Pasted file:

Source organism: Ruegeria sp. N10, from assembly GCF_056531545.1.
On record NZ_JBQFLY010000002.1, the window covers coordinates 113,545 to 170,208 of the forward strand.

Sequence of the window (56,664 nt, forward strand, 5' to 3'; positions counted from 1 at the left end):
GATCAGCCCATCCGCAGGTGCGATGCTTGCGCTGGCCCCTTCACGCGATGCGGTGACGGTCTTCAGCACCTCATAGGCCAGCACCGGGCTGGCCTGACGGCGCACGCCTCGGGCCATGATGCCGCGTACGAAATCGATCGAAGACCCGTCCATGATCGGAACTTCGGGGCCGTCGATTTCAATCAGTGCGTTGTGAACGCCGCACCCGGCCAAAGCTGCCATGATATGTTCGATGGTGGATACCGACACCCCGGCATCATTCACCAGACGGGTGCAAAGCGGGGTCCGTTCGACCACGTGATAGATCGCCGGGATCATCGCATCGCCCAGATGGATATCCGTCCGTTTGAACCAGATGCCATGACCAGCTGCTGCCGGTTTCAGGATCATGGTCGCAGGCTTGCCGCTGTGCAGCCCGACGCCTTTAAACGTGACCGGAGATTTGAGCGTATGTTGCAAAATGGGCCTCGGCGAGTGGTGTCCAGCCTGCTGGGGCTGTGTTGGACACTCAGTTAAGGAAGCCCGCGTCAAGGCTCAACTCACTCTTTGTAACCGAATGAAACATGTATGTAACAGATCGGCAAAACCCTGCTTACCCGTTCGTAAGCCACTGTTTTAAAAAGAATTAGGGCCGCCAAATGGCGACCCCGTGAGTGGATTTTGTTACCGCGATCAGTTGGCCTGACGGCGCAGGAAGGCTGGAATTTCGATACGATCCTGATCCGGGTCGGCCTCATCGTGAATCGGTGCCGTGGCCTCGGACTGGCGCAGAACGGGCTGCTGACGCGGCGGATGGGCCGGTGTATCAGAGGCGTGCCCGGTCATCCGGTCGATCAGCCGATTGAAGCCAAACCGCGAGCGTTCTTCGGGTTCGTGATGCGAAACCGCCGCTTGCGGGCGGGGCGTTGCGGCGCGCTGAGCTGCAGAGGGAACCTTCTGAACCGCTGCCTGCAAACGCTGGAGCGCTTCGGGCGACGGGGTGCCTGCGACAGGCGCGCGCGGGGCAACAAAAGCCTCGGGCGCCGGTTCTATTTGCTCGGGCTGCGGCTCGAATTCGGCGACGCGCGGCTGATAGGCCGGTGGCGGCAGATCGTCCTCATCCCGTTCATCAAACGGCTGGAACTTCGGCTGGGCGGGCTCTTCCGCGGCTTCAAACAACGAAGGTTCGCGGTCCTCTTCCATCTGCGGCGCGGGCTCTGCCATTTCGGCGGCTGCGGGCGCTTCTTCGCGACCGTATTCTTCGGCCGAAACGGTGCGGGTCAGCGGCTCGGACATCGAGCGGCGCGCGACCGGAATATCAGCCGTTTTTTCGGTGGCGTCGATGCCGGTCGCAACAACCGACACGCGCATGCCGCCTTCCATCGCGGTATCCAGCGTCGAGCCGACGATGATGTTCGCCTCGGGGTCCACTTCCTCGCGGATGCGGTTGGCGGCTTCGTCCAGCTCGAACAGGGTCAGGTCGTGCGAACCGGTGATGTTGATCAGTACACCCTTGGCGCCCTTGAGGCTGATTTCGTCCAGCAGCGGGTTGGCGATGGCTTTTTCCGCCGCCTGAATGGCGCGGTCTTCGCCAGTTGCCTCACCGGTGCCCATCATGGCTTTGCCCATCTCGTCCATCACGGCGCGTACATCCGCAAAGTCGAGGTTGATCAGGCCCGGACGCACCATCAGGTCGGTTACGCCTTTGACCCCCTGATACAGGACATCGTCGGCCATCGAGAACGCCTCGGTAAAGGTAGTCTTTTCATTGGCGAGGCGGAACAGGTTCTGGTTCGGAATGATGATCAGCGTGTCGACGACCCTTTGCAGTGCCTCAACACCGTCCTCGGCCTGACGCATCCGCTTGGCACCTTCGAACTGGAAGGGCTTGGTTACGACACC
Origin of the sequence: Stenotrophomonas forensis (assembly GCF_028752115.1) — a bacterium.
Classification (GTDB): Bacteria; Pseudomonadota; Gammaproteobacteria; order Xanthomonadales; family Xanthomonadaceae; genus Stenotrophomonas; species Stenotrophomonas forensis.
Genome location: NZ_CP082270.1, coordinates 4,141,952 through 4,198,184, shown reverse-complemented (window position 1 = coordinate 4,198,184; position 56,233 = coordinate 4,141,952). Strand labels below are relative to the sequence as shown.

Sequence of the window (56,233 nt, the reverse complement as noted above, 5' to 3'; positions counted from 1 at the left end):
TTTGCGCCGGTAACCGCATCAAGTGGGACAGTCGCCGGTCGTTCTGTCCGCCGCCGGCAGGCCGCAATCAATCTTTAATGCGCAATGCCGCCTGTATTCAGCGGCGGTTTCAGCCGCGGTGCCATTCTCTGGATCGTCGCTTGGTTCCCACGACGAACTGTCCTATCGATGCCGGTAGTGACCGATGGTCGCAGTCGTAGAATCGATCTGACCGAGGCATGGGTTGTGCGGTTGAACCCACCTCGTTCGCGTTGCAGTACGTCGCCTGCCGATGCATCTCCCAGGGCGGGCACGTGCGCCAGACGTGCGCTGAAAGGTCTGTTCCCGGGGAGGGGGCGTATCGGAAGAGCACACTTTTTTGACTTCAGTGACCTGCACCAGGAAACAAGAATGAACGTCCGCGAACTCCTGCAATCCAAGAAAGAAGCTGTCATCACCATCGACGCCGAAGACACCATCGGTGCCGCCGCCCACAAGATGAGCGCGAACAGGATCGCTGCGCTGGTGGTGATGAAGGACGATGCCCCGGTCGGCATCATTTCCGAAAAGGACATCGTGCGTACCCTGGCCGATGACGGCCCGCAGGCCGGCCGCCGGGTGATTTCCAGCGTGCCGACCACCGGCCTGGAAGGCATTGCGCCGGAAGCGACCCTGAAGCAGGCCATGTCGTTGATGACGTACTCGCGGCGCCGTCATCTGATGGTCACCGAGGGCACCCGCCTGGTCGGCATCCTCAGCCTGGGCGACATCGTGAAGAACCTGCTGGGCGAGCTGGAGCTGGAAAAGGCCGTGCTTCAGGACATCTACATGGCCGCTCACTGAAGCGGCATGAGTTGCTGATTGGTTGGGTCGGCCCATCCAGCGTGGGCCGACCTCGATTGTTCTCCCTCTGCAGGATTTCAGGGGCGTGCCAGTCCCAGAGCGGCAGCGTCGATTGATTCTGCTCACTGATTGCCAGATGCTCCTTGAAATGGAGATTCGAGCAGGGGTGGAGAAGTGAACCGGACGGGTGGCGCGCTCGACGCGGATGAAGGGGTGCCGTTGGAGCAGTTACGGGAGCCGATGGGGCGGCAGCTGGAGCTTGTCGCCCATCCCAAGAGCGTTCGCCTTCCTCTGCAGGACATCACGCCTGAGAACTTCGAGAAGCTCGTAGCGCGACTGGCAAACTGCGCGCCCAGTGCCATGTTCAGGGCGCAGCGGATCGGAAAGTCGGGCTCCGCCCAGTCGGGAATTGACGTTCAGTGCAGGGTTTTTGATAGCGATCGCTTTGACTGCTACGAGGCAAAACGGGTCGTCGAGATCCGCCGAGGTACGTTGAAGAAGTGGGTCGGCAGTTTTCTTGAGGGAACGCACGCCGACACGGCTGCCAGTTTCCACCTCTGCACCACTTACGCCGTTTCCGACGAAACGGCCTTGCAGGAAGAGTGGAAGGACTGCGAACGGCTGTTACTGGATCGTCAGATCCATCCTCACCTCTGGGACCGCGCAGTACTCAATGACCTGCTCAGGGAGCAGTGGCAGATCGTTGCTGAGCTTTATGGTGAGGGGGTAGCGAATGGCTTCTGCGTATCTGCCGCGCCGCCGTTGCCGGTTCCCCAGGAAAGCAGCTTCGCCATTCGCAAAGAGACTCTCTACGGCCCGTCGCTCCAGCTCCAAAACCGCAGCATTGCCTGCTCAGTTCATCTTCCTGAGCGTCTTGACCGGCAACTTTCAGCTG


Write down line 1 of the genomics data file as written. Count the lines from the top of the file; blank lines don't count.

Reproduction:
Source organism: Ruegeria sp. N10, from assembly GCF_056531545.1.